Cotati’s Proposed Sales Tax

On October 15, 2009, Diane Thompson, the Cotati City Manager, presented the case for revenue enhancement (new taxes) for Cotati at the Association’s Board of Directors luncheon meeting.   It was a persuasive case. Cotati has seen tax revenues fall dramatically as a result of the recession, both from traditional tax sources and from the State dipping it’s hands into city’s coffers to try to combat the State’s own financial problems. In response Cotati has cut expenses, postponed non-essential activities, and employees have voluntarily taken noticeable pay cuts. Still Cotati is racing toward insolvency.

Among the potential solutions are several that would have Cotati, a City of only 7,500 residents and Sonoma County’s smallest city, combine with the County or with the adjacent Rohnert Park to provide public services. Thompson described the strong independent streak among Cotati residents that is an obstacle to pursuing these alternatives. Several Cotati residents at our meeting confirmed the community identify and the concern it will be lost if Cotati has to partner with other government units going forward.

It’s expected a citizens’ initiative will place a half cent tax sales measure on the February 1020 ballot. The result, if passed, is estimated to provide the current short fall of approximately $700,000 in Cotati’s budget. It would also raise the sales tax in Cotati to 9.50%, the highest in Sonoma County.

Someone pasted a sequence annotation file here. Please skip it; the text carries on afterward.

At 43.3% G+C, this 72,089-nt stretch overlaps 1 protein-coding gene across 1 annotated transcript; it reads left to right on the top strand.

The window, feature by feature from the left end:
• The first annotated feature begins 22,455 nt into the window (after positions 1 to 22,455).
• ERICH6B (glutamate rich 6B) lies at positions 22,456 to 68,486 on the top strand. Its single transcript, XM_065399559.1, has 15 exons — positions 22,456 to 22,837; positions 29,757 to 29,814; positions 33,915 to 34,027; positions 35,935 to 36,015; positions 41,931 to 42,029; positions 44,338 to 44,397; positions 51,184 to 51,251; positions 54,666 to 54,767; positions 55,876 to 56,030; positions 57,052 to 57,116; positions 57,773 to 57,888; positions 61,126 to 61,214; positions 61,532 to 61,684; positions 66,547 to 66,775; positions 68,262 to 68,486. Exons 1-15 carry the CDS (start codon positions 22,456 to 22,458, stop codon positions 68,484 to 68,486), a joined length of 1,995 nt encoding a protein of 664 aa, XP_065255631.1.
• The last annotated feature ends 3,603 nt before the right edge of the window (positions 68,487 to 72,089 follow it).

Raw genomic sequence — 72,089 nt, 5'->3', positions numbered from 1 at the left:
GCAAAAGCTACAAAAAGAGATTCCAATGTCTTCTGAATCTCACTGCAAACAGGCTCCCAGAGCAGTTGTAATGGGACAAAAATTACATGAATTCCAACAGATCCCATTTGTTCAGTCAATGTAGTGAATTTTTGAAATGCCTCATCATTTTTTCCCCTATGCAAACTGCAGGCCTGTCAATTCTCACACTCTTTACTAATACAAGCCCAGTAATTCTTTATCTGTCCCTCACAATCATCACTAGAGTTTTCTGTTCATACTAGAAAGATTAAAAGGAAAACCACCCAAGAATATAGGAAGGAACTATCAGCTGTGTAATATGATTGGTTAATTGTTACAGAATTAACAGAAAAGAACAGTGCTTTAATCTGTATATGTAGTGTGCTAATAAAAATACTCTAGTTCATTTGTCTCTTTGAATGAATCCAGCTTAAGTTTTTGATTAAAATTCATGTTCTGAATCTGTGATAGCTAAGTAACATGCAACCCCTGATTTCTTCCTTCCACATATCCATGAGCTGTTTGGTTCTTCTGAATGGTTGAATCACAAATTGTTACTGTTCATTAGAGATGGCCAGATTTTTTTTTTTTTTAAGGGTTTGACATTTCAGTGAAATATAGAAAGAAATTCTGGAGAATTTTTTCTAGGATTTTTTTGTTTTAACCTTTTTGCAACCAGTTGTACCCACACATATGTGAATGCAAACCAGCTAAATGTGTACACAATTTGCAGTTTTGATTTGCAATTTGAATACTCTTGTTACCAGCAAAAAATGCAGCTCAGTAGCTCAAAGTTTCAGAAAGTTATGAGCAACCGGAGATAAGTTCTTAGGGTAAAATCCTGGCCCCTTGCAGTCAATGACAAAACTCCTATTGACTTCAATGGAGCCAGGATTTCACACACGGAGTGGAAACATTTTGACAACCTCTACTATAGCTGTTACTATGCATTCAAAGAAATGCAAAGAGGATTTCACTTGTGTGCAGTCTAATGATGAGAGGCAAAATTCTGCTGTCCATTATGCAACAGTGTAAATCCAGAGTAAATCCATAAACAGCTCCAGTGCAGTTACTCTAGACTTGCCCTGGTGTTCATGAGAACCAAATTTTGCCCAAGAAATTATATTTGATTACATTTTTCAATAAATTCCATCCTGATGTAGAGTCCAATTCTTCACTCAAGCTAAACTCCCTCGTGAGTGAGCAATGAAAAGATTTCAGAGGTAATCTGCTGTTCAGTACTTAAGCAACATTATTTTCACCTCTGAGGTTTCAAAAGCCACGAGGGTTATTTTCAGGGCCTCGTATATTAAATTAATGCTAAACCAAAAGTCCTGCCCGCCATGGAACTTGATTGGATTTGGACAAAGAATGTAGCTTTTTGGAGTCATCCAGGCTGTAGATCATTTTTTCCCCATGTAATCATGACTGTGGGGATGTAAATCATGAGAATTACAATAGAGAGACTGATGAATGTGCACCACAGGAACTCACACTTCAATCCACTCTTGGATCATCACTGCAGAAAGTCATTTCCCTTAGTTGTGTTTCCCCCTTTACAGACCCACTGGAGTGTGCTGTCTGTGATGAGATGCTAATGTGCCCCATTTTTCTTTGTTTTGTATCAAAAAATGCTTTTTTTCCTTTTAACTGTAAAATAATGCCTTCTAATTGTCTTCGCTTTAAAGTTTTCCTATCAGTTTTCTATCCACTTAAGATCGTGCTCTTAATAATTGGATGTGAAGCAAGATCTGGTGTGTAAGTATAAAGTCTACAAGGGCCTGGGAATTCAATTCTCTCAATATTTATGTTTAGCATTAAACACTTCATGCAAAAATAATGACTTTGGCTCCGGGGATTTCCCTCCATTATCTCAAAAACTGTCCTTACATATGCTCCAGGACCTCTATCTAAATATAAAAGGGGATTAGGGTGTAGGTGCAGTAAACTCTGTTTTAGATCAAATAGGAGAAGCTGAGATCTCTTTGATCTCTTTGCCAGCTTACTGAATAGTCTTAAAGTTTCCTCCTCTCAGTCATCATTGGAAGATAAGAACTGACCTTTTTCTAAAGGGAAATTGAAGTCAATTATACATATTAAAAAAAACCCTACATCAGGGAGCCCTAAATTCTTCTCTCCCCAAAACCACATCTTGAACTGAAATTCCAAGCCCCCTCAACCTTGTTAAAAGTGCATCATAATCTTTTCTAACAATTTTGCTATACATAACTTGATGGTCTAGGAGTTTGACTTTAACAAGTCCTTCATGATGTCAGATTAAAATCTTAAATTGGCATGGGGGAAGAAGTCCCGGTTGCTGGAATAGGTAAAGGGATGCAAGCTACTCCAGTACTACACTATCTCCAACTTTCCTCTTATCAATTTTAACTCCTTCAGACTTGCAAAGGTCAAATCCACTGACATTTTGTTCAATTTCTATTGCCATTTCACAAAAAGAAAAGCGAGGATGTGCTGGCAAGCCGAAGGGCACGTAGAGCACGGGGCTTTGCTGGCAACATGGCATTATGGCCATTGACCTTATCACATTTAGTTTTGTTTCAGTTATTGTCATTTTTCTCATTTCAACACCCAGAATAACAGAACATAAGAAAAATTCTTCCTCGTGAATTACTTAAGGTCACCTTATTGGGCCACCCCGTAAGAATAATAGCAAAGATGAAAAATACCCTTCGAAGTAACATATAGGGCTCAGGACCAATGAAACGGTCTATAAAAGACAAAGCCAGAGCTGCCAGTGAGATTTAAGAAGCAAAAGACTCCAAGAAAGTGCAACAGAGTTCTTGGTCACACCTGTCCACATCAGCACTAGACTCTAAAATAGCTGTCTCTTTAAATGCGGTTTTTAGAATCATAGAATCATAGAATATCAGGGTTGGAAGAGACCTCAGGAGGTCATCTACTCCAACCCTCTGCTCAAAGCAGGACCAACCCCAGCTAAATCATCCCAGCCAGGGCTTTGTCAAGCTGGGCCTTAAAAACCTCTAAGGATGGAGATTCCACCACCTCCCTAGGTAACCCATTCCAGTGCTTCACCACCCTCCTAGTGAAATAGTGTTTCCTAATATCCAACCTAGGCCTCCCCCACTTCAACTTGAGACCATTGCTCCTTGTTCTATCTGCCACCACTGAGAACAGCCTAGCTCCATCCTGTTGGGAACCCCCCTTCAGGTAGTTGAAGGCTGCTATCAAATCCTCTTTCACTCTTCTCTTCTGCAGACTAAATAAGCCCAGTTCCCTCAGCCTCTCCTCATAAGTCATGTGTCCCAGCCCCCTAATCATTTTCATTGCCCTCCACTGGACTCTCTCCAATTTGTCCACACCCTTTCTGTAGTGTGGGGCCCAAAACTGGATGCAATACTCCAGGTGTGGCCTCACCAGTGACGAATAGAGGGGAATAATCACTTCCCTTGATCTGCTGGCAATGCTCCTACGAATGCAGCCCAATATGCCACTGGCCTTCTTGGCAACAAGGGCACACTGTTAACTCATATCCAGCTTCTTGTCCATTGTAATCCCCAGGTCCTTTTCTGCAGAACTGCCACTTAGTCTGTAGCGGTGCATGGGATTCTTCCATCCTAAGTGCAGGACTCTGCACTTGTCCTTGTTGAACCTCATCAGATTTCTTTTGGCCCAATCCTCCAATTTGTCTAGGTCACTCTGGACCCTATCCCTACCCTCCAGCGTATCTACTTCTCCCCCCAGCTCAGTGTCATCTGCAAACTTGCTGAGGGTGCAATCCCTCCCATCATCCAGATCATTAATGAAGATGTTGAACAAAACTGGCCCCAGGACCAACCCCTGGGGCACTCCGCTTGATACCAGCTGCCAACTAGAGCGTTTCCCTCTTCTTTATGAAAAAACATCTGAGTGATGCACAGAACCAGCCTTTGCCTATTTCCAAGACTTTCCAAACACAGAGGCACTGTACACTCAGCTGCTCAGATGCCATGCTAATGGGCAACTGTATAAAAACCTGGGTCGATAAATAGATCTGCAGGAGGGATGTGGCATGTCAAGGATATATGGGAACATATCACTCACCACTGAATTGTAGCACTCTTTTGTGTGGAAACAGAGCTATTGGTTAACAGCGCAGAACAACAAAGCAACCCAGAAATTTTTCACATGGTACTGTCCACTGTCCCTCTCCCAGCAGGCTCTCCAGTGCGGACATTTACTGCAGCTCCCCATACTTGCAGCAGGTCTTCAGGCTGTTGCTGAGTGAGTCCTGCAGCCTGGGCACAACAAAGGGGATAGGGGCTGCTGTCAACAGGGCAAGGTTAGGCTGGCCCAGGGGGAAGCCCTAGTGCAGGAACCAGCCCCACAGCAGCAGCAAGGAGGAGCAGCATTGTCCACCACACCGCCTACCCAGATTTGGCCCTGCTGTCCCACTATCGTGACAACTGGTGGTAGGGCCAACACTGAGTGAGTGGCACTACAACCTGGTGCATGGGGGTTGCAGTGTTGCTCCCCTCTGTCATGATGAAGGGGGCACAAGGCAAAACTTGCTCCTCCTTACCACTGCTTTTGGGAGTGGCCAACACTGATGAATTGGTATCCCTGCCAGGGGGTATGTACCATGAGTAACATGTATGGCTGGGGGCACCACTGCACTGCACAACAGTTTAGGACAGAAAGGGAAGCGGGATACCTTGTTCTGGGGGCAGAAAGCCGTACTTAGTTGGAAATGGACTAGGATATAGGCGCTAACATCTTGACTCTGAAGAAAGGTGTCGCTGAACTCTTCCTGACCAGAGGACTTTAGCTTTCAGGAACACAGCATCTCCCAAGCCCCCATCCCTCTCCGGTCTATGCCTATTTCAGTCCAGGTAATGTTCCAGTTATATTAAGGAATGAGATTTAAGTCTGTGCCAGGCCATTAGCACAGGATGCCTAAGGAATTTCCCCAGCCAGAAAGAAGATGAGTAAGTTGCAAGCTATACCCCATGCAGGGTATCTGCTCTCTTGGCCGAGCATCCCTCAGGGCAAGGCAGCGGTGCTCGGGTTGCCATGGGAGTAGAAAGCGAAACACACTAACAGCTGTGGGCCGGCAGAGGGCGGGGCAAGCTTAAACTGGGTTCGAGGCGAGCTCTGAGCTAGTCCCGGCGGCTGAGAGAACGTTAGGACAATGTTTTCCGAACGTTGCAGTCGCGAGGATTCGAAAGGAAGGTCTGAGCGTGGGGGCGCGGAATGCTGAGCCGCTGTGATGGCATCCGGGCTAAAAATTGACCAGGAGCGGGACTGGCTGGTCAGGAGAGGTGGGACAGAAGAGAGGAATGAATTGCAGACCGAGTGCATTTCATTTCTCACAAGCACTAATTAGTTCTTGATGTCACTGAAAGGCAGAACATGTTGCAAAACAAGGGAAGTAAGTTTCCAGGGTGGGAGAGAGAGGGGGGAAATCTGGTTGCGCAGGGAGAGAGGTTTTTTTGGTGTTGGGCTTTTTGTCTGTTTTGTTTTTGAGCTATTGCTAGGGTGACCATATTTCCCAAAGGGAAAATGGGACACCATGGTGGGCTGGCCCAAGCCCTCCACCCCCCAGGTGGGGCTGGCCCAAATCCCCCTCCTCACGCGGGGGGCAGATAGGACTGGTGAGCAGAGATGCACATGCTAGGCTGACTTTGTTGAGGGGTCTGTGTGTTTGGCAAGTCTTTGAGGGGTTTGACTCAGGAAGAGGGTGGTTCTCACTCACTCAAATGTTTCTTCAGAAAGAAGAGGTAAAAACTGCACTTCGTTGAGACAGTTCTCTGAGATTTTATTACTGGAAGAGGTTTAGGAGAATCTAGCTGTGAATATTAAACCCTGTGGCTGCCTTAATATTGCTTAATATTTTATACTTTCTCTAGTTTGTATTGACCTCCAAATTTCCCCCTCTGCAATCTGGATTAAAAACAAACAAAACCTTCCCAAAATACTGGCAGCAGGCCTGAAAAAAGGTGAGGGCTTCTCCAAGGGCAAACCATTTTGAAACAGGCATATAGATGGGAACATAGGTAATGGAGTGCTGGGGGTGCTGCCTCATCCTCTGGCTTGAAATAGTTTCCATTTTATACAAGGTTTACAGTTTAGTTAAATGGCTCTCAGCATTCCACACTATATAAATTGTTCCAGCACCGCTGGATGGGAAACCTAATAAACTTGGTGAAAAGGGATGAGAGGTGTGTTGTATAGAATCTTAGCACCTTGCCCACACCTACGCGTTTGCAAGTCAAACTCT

While it’s hard to support raising taxes, especially during a recession, and when the local residents are unwilling to consider measures like shared services with other government units which might avoid the need for raising taxes, as long as the hurdle for approval is high, 2/3 of all ballots cast, it may be appropriate to the let the taxpayers in Cotati decide what kind of city they have.

But therein lies the rub. Cotati, a small city, houses a large regional retailer, Loew’s home improvement store. Many of the taxpayers who would pay a higher tax by shopping at Loew’s are not Cotati residents and would have had no opportunity to vote on the proposed tax. In addition, Loew’s competes with the Home Depot store close by in Rohnert Park, OSH in Petaluma and Friedman’s in south Santa Rosa.   Some shoppers, especially those making larger purchases like contractors or consumers buying big ticket items may logistically opt for buying at other retailers instead.

For this reason the Association may not support the Cotati tax. If Cotati residents truly are willing to tax themselves to pay for their penchant for independence, let them enact a tax that would fall only on the residents, like a parcel tax on residential parcels (assuming the owners of commercial parcels may be less likely to be Cotati residents and voters in Cotati. The idea that some Cotati residents want to raise a tax that mostly others will pay is not right, and not something the SCTA should supports.

Opinion by Jack Atkin, President, Sonoma County Taxpayers’ Association


Comments are closed.